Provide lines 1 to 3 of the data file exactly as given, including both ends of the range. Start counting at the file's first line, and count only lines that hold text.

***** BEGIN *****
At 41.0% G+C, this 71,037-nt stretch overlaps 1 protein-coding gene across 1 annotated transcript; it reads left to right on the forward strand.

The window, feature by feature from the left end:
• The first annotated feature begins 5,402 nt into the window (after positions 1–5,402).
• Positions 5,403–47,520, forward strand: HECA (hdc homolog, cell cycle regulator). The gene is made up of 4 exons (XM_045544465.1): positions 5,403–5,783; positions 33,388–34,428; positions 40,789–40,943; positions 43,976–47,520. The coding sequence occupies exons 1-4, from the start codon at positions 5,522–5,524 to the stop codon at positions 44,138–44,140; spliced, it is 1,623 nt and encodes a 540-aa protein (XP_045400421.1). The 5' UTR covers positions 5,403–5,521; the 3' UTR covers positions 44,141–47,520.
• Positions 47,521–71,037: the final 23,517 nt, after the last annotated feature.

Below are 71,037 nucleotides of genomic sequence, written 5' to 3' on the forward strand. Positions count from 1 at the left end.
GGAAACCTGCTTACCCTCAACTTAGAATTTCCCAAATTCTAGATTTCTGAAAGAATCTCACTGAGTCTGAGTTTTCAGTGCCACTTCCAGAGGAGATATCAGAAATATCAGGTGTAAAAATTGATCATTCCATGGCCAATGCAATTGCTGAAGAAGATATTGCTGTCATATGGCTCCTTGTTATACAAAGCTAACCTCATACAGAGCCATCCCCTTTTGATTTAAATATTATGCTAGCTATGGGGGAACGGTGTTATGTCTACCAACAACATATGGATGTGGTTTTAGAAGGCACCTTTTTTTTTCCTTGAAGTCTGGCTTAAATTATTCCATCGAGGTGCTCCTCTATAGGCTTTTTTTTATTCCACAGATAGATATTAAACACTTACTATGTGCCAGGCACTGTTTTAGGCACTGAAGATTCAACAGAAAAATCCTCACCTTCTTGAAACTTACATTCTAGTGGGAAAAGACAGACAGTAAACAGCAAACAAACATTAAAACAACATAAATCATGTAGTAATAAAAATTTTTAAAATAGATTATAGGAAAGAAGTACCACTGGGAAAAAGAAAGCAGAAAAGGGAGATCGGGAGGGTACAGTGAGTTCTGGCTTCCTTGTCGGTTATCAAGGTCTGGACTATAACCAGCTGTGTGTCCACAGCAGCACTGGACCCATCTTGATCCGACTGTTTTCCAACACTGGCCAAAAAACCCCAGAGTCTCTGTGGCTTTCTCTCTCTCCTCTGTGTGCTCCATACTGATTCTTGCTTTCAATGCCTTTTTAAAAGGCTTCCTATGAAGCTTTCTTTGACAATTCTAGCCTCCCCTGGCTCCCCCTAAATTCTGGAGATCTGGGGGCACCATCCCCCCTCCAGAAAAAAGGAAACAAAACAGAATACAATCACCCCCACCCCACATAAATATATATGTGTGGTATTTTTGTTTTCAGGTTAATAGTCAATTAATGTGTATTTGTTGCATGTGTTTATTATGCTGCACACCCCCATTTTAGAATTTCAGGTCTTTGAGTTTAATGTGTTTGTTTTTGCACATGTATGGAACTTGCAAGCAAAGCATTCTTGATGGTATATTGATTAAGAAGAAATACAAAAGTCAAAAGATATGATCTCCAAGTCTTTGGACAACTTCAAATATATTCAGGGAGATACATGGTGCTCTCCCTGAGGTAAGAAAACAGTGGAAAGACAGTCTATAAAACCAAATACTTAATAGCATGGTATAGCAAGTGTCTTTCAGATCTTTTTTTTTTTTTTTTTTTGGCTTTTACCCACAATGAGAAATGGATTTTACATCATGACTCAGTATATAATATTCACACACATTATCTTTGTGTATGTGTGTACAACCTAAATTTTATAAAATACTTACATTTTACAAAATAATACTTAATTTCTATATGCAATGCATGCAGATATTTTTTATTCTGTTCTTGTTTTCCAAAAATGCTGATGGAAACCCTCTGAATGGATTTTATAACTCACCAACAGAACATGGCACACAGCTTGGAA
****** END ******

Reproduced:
At 41.0% G+C, this 71,037-nt stretch overlaps 1 protein-coding gene across 1 annotated transcript; it reads left to right on the forward strand.

The window, feature by feature from the left end:
• The first annotated feature begins 5,402 nt into the window (after positions 1–5,402).